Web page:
Many on the far left believe they hold the moral high ground and if only others would stop (a) being so prejudiced and (b) making things up, we all could move forward together.
Recent experience has shown me the truth is far more complicated. In terms of liberal prejudice, in a recent post I noted that many liberals were all too quick to write-off peoples’ heartfelt concerns about our education system because they were Asian or because of their political philosophy. In terms of not being open to facts that do not fit liberal orthodoxy, last week when I was a speaker at a Commonwealth Club event, not a pro wrestling cage match, audience members shouted that I was “wrong” and told me to shut up when I tried to answer the moderator’s questions.
I never expect everyone to agree with me on everything. Heck, I have been married for over 30 years. I have learned, sometimes slowly, there usually are at least two sides to an issue and sometimes I am just plain wrong. And I have been in politics too long to take any of this personally. But if my friends on the left are truly interested in stopping this left-right food fight, I would suggest we start by listening to each other and at least be willing to discuss data that questions some liberal “truths”.
For example, at the Commonwealth Club I said an increase in the earned income tax credit was a better idea than raising the minimum wage. I said my position was based in part on the Congressional Budget Office (CBO) report indicating an increasing the minimum wage could cost hundreds of thousands of jobs. Members of the audience shouted that such statement was “wrong” and my fellow panelist, Governor Jennifer Granholm agreed with them. Yet in the very first page of the report, the CBO said: “the $10.10 option would reduce total employment by about 500,000 workers”.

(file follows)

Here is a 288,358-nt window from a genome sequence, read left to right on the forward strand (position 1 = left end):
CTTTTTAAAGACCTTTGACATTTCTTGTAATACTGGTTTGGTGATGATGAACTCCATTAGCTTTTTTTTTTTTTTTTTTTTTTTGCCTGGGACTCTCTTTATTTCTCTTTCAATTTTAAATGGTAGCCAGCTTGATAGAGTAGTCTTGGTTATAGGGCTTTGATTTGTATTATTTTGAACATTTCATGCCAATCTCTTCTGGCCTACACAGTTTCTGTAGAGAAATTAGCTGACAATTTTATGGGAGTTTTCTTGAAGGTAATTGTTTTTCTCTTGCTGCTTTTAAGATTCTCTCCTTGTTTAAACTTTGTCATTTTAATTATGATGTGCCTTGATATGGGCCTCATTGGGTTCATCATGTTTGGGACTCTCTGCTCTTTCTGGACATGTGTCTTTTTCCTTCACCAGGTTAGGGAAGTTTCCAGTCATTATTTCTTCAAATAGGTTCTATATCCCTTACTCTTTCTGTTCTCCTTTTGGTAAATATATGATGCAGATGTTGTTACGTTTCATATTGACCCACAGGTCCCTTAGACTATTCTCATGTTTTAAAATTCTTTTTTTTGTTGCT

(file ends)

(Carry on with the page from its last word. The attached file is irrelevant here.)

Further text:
I also said the Affordable Care Act (ObamaCare to some) would cost American jobs. Again, strong verbal disagreement from the audience and the Governor. Yet The Hill reported:
[The CBO] said the equivalent of 2.3 million workers would be lost by 2021, compared to its previous estimate of 800,000, and that 2.5 million workers would be lost by 2024 . . . Although the CBO projects that total employment and compensation will increase over the coming decade, that increase will be smaller than it would have been in the absence of the healthcare law.
On the Keystone Pipeline, I pointed out that by not completing the pipeline we would be increasing pollution and oil spills. Again, strong verbal opposition from the floor and the dais. Yet, the Obama Administration’s State Department stated the “rail transportation options would result in 28 percent to 42 percent more emissions than the pipeline”. With respect to spills: “The State Department report estimates that the Keystone XL carrying 830,000 barrels a day would likely result in . . . spilling 518 barrels a year. Under the most optimistic rail-transport scenario 1,335 barrels a year [would be spilled].
So let’s have the debate. In the era of big data, lets’ examine the facts. But if it truly is to be a debate, shouting down those that do not agree and ignoring information provided by independent, not to mention Democratic, sources is not a path that will move us forward together.